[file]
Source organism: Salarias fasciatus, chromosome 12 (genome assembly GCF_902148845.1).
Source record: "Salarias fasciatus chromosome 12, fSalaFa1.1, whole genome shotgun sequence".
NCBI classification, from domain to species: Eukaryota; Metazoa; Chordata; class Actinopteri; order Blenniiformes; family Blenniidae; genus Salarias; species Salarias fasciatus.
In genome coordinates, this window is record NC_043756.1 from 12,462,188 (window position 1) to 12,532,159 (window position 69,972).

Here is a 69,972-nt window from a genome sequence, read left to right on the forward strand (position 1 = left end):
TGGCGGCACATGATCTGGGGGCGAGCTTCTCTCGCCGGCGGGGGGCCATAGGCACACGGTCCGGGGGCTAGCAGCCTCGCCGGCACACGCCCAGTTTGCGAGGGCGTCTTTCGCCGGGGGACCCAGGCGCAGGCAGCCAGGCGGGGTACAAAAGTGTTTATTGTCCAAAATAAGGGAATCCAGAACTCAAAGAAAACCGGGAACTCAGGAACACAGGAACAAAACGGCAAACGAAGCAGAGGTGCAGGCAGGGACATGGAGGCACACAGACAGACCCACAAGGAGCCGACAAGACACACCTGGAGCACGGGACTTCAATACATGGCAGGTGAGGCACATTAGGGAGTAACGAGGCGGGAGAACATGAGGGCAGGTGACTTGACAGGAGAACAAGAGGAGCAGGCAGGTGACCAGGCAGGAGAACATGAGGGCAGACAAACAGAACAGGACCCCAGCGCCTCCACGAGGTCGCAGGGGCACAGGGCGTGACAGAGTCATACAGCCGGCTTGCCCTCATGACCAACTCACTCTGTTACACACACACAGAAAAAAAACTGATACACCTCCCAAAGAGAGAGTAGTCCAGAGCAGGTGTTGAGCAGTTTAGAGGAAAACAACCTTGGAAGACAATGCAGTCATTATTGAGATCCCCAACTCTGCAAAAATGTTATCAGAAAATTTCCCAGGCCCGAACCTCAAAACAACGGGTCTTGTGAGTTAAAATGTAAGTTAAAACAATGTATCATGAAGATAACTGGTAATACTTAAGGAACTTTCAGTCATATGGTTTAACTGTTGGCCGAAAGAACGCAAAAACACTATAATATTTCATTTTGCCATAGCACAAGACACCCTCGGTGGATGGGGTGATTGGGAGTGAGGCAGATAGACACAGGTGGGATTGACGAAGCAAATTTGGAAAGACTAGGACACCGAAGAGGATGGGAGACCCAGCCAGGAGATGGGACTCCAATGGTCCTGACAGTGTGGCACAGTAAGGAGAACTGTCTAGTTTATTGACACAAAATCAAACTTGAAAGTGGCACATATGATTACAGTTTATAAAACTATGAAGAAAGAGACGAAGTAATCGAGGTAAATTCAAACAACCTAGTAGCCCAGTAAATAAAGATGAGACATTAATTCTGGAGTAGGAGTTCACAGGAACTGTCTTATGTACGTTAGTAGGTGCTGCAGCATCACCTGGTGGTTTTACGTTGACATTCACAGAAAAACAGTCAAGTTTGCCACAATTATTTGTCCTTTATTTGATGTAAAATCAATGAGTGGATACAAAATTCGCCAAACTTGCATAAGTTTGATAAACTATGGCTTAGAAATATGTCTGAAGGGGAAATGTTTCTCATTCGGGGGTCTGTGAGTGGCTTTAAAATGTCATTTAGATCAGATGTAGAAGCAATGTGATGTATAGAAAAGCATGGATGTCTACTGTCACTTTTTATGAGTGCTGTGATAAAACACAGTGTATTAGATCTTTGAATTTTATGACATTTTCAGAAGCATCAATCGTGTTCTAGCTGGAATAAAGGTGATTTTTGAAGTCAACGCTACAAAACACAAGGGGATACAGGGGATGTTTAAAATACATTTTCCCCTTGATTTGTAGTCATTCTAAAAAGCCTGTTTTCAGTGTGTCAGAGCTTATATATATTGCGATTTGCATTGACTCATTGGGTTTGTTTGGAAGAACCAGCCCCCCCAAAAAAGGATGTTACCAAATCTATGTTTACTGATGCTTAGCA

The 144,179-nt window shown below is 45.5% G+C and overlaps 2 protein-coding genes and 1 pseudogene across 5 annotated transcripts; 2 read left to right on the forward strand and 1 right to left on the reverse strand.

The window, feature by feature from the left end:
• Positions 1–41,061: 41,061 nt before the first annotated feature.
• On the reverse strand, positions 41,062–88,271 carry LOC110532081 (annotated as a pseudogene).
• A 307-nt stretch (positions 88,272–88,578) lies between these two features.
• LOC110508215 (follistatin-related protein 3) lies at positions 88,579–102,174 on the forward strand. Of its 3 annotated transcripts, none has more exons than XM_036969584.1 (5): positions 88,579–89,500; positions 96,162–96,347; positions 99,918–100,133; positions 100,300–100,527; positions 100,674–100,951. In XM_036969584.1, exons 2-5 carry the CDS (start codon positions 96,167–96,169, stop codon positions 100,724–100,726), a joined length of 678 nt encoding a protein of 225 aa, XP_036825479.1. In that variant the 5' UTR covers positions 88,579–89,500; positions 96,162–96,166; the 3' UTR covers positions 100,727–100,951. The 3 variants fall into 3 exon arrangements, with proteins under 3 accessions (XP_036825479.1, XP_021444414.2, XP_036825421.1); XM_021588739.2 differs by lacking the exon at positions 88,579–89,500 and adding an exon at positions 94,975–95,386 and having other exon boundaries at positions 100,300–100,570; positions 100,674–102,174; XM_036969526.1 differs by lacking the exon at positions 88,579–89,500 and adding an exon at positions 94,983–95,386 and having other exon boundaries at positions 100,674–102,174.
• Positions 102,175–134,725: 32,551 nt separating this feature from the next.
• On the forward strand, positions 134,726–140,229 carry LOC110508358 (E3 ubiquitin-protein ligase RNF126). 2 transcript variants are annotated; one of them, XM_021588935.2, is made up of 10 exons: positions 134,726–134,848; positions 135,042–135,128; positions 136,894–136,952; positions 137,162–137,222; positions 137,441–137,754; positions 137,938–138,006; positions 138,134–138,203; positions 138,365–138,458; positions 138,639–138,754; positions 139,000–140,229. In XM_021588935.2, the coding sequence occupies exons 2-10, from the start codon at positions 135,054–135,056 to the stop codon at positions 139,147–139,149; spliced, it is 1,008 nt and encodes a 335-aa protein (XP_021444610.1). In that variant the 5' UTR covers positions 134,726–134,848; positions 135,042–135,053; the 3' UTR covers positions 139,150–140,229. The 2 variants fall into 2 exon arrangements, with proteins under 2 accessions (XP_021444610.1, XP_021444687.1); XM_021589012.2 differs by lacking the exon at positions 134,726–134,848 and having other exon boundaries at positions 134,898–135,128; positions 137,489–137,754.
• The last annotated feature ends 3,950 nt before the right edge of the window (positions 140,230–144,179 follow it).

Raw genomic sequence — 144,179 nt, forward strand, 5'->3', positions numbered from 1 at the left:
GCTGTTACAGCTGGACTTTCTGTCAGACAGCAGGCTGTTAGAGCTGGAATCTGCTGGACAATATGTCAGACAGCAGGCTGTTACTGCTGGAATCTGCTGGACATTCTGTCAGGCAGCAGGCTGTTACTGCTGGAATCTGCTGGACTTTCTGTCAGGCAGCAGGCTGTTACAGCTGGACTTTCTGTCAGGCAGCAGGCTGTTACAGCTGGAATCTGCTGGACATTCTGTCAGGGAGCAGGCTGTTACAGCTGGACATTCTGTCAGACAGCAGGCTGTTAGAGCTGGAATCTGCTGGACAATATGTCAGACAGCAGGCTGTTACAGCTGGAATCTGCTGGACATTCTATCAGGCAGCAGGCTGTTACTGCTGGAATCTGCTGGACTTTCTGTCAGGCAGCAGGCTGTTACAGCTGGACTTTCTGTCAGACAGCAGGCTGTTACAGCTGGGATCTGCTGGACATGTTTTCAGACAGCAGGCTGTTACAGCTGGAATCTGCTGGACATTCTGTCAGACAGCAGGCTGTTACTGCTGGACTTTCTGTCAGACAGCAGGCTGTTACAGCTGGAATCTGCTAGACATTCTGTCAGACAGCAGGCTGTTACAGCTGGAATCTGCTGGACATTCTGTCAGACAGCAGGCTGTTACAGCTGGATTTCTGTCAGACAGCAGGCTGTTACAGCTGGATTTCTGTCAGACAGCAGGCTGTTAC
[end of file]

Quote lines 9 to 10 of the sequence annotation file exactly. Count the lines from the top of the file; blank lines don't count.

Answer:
• Positions 1–41,061: 41,061 nt before the first annotated feature.
• On the reverse strand, positions 41,062–88,271 carry LOC110532081 (annotated as a pseudogene).